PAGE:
The two countries also continue to remove Russian-origin highly-enriched uranium from a number of other nations, including former Warsaw Pact states such as Ukraine and Romania. Both sides intend to conduct joint efforts to convert HEU-fueled research reactors around the globe to instead use proliferation-resistant, low-enriched uranium fuel, the statement adds.
The non-legally binding document restates the commitment by Washington and Moscow to internal nonproliferation efforts, such as nuclear forensics, U.N. Security Council Resolution 1540 -- which is intended to prevent non-state actors from obtaining unconventional weapons, their means of delivery and related materials -- and the Group of Eight nations' Global Partnership.
The joint statement provides for scientific cooperation between national laboratories and institutes on a broad range of topics, including experiments with irradiation of construction materials and nuclear fuels at U.S. and Russia test facilities.
"It's a very ambitious list of activities that they're doing," said Pomper, referring to the complete document. "That's generally a good thing for the world, given that these are the two biggest nuclear complexes around. It's a tangible payoff from President Obama's attempt at a reset [in relations] with the Russians."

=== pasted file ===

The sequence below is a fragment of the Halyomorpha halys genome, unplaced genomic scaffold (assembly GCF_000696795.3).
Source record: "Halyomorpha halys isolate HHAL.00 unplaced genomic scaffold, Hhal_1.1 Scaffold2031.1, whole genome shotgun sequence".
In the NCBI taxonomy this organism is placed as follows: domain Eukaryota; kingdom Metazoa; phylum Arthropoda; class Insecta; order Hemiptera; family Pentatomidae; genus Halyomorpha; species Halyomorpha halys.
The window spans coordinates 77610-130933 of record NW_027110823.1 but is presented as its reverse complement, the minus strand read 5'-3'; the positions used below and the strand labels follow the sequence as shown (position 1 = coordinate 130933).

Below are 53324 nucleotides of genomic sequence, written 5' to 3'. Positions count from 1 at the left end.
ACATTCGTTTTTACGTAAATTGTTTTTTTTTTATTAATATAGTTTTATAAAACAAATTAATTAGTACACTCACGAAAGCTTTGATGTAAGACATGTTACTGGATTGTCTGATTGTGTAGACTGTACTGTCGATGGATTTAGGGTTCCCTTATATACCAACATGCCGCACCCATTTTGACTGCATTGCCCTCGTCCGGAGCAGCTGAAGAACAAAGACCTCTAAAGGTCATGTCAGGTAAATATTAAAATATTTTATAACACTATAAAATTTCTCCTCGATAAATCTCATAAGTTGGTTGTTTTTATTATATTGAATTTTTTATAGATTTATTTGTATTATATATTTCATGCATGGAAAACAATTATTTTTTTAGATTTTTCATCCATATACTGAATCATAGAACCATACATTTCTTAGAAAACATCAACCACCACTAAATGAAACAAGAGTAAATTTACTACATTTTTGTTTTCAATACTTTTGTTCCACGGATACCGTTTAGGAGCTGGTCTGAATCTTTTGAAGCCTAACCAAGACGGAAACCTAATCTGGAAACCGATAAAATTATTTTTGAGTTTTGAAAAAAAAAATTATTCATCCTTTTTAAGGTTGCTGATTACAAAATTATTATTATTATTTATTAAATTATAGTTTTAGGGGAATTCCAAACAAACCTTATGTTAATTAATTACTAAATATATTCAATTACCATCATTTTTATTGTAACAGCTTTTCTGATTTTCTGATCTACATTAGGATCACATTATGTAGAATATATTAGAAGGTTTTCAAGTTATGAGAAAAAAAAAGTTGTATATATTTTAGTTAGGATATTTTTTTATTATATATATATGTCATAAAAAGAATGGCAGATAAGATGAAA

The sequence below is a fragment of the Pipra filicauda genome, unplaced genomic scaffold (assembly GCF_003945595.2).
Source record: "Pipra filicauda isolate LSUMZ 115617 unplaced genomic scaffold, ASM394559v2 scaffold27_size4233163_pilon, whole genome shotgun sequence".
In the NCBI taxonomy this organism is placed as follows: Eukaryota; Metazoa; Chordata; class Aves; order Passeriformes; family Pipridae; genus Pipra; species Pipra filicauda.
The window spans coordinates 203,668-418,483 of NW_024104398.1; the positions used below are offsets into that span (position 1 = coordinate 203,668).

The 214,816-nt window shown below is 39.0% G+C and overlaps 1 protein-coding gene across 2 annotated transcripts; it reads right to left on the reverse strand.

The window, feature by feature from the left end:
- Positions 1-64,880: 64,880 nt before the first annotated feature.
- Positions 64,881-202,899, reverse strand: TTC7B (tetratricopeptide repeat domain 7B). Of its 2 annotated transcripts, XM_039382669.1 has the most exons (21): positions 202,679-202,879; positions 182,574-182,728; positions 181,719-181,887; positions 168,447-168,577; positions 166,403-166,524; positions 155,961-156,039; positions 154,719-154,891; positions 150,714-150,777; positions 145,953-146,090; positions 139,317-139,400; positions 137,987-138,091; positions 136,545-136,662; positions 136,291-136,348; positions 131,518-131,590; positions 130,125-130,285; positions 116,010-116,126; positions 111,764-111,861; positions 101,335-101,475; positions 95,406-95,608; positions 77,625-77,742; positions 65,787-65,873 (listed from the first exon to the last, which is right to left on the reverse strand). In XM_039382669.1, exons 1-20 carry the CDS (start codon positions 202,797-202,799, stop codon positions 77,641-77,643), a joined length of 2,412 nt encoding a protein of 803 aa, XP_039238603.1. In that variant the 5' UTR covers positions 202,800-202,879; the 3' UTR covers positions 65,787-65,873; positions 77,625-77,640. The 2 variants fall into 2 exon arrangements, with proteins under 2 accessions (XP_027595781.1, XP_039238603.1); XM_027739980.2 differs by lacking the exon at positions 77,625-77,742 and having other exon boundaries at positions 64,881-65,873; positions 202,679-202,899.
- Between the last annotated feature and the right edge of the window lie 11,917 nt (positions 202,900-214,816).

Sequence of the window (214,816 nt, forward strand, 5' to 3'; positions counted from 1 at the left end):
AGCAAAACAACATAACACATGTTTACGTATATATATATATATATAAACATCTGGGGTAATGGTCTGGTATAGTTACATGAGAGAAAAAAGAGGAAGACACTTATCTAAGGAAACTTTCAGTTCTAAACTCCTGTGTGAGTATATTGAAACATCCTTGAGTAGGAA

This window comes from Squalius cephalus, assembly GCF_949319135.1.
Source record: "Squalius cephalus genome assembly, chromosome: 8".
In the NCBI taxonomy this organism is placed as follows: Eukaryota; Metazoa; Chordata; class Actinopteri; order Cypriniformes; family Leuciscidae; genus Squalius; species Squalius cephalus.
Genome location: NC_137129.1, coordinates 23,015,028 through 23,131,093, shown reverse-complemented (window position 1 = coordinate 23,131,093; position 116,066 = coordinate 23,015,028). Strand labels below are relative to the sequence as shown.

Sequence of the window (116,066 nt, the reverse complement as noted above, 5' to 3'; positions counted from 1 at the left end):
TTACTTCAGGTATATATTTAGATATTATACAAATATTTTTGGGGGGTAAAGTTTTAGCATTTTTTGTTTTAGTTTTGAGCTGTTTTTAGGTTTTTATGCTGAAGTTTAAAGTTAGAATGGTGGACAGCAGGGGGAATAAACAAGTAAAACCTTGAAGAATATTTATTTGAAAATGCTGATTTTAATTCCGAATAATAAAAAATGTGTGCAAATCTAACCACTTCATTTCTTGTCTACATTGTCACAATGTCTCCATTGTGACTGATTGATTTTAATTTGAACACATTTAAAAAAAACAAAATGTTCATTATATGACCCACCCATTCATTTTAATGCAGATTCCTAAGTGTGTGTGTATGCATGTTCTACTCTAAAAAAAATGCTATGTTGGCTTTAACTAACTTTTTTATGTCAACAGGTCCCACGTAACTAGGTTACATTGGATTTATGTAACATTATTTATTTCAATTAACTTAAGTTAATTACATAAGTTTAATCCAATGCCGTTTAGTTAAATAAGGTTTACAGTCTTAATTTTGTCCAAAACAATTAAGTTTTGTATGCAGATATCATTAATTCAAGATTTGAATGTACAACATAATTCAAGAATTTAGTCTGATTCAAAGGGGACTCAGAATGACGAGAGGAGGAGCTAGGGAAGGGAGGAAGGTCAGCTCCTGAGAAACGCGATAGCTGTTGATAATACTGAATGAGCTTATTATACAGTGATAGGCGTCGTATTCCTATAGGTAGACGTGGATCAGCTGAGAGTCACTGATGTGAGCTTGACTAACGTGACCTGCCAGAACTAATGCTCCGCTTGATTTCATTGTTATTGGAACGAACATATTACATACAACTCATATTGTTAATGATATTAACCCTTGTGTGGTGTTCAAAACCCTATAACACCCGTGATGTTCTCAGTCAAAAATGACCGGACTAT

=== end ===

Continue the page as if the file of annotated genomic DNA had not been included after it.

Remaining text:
He added that the statement brings Russia to the same level as other major U.S. technical research partners, such as South Korea.
The Energy Department official said the bilateral working group would meet again sometime in the future to go over specific projects the two nations could undertake in each of the areas mentioned in the joint statement.
"I think overall it is a positive joint statement," the official told GSN. "We have substance to work on going forward. We're not just patting ourselves on the back for things we did in the past."